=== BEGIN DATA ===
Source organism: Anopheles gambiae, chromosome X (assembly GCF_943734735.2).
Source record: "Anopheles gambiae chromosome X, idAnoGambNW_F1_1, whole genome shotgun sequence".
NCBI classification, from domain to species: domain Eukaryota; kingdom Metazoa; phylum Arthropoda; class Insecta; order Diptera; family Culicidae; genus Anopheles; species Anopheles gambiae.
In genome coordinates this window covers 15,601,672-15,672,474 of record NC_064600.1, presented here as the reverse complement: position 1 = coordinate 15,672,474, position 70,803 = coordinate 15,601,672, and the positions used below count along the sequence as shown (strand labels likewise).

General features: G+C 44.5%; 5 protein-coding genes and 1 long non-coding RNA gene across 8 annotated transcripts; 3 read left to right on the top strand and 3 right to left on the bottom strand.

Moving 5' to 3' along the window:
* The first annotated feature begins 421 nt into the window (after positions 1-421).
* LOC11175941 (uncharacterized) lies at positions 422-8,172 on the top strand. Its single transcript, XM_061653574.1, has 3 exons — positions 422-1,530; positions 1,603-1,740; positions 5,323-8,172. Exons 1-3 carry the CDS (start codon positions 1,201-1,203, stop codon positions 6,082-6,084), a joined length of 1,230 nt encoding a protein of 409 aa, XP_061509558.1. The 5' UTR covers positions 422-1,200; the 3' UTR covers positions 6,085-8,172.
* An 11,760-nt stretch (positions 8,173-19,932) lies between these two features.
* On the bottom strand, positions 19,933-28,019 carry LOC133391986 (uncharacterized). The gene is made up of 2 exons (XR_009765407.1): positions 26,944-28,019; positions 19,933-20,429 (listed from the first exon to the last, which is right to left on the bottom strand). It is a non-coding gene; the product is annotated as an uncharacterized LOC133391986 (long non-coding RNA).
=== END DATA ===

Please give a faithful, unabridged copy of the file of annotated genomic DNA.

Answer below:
Source organism: Anopheles gambiae, chromosome X (assembly GCF_943734735.2).
Source record: "Anopheles gambiae chromosome X, idAnoGambNW_F1_1, whole genome shotgun sequence".
NCBI classification, from domain to species: domain Eukaryota; kingdom Metazoa; phylum Arthropoda; class Insecta; order Diptera; family Culicidae; genus Anopheles; species Anopheles gambiae.
In genome coordinates this window covers 15,601,672-15,672,474 of record NC_064600.1, presented here as the reverse complement: position 1 = coordinate 15,672,474, position 70,803 = coordinate 15,601,672, and the positions used below count along the sequence as shown (strand labels likewise).

General features: G+C 44.5%; 5 protein-coding genes and 1 long non-coding RNA gene across 8 annotated transcripts; 3 read left to right on the top strand and 3 right to left on the bottom strand.

Moving 5' to 3' along the window:
* The first annotated feature begins 421 nt into the window (after positions 1-421).
* LOC11175941 (uncharacterized) lies at positions 422-8,172 on the top strand. Its single transcript, XM_061653574.1, has 3 exons — positions 422-1,530; positions 1,603-1,740; positions 5,323-8,172. Exons 1-3 carry the CDS (start codon positions 1,201-1,203, stop codon positions 6,082-6,084), a joined length of 1,230 nt encoding a protein of 409 aa, XP_061509558.1. The 5' UTR covers positions 422-1,200; the 3' UTR covers positions 6,085-8,172.
* An 11,760-nt stretch (positions 8,173-19,932) lies between these two features.
* On the bottom strand, positions 19,933-28,019 carry LOC133391986 (uncharacterized). The gene is made up of 2 exons (XR_009765407.1): positions 26,944-28,019; positions 19,933-20,429 (listed from the first exon to the last, which is right to left on the bottom strand). It is a non-coding gene; the product is annotated as an uncharacterized LOC133391986 (long non-coding RNA).